The record-priced Bordeaux 2009 vintage currently trades at -2% off its London release price and so far has failed to produce growth in accordance to expectations. We look into alternative fine wine investment strategies that – albeit with hindsight – would have netted a better return.
Bordeaux 2010 would seem set to bring another high-quality and highly priced vintage. But will this make for a good wine investment? If 2009 is anything to go by, possibly not. But if – and it's a big if – that’s the case, 2010 will likely open the door to other, more lucrative strategies to pursue.
So what and how to buy?
On current trends, exceptionally high prices for top-performing vintages (2005, 2008, 2009) become the new price ceiling by which prior vintages are measured.
In this context, the emphasis on brand over vintage, and increasingly brand over score together with the apparent search for value would look set to continue. If that’s the case, lesser scoring vintages and chateaux outperform their higher-rated equivalents as they move towards the new price ceiling. Moreover, some studies suggest that buying into recent top performing chateaux can outperform the market over the short-term, a so-called momentum approach. We have commented on these phenomena here in the blog before.
We have compiled a list of 10 wines from 2006, 2007 and 2008 that fit into the categories “brand over vintage and score” and/or have been on the move and thereby would be candidates for the “momentum-based approach”. We have compared prices from June 2010 with the current market prices and calculated the % increase in price:
|La Mission Haut-Brion||
Source: www.wine-searcher.com and Liv-ex.
Some remarks in general – a new investment order?
Where will prices go and what may be the implications for the wider market?
As luxury goods reach new audiences with different values, familiar dynamics begin to change. A buy and hold strategy may well produce strong returns over the long-term, but how much more effective could your investment be if you were to combine this strategy with trying to catch shorter-term trends, with profits re-invested in similar opportunities.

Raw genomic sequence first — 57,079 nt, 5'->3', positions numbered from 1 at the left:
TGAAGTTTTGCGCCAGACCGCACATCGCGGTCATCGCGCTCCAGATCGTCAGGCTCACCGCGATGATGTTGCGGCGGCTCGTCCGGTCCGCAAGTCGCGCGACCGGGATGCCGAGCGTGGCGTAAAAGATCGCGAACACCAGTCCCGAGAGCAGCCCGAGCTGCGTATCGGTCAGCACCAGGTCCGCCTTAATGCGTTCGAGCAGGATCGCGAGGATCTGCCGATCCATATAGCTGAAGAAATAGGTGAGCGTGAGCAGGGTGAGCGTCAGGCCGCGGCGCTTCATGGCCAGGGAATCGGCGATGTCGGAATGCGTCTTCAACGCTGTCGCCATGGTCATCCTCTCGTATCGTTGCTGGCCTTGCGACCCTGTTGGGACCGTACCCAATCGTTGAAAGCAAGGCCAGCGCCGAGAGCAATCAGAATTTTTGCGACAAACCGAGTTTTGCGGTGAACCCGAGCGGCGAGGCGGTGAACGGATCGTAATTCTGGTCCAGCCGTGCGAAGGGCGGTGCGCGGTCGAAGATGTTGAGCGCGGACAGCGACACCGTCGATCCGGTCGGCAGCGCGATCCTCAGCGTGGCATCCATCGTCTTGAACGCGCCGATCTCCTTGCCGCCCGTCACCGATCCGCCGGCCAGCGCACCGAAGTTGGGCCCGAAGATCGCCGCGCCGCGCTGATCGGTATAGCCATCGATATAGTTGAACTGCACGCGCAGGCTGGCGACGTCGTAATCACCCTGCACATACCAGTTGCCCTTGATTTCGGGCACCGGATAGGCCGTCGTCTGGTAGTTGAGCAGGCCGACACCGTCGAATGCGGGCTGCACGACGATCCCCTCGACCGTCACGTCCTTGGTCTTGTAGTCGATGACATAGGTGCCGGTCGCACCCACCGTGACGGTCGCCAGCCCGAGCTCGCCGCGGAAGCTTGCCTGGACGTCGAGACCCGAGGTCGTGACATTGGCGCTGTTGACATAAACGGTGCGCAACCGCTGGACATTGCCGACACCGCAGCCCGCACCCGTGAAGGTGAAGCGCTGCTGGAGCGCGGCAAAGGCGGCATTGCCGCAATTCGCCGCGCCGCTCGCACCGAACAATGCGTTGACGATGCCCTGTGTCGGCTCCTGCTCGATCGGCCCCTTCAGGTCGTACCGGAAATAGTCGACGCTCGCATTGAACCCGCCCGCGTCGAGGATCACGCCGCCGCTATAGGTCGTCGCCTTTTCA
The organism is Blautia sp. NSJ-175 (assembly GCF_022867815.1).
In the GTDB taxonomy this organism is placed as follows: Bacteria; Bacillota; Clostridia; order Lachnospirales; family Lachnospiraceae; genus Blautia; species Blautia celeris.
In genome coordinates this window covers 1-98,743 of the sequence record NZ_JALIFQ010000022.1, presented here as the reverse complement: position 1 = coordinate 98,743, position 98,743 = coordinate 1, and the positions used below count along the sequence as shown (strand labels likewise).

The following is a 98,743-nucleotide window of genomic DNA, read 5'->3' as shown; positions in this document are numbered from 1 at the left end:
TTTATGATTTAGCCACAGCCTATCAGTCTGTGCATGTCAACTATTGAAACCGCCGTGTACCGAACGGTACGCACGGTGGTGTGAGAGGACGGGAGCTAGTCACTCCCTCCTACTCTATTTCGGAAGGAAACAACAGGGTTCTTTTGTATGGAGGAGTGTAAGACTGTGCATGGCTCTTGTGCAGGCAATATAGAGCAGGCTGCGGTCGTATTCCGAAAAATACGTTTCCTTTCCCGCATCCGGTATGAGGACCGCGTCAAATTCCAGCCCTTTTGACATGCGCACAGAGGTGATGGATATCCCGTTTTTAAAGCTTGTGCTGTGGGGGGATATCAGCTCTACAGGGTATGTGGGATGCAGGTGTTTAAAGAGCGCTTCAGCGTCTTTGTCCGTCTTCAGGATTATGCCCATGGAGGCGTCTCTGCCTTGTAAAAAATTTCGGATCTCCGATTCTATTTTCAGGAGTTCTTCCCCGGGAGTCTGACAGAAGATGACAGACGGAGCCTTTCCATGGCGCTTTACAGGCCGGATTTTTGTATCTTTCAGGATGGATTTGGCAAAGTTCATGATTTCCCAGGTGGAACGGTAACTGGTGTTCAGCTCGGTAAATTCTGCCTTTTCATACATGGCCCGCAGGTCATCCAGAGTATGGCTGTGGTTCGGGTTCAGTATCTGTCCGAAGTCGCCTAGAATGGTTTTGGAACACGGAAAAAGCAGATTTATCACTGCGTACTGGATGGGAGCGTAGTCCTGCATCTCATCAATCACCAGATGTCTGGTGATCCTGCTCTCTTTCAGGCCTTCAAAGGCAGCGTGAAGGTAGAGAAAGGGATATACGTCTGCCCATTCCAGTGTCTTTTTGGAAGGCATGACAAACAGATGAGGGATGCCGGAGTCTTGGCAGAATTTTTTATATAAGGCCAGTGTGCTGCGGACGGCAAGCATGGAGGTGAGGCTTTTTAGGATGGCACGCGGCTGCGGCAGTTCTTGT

Furthermore, a new investment order of sorts is emerging within the blue chip (First Growths) segment of the market in the apparent catch-up of the other First Growths with Lafite. All have seen steady price rises as Lafite appears to be treading water at the moment. This is most evident with Haut-Brion, which appears to represent a secular mini-trend as it looks increasing undervalued in comparison to its First Growth peers.
Scores (Parker) will continue to account for major price differentials between vintages and chateaux on aggregate. However, we will likely see the continued emergence of exceptions to this rule, evident among those wines where (Chinese) demand is strongest; representing a differentiation within the classed growths market as some chateaux become less sensitive to (Parker) scores and brand-led demand becomes their chief driver of price.
Risk is higher too; price formation would appear to have a higher correlation with emerging market GDP and industrial production indicators than traditional fine wine supply-side economics, raising the risk of a price shock in the event of a sudden drop in demand in these countries. Major merchants, moreover, may depend on China for as much as 50% of their turnover. En primeur too, increasingly presents irregular prices and diminishing returns for considerably higher risk.
Finally, after a year where almost everything went up, the near future looks set to be more discriminating. It will be more important to pick the right stock at the right time. Seeking advice on your wine investment strategies, always a good idea – will be more important going forward. Make sure you ask your favorite fine wine merchant.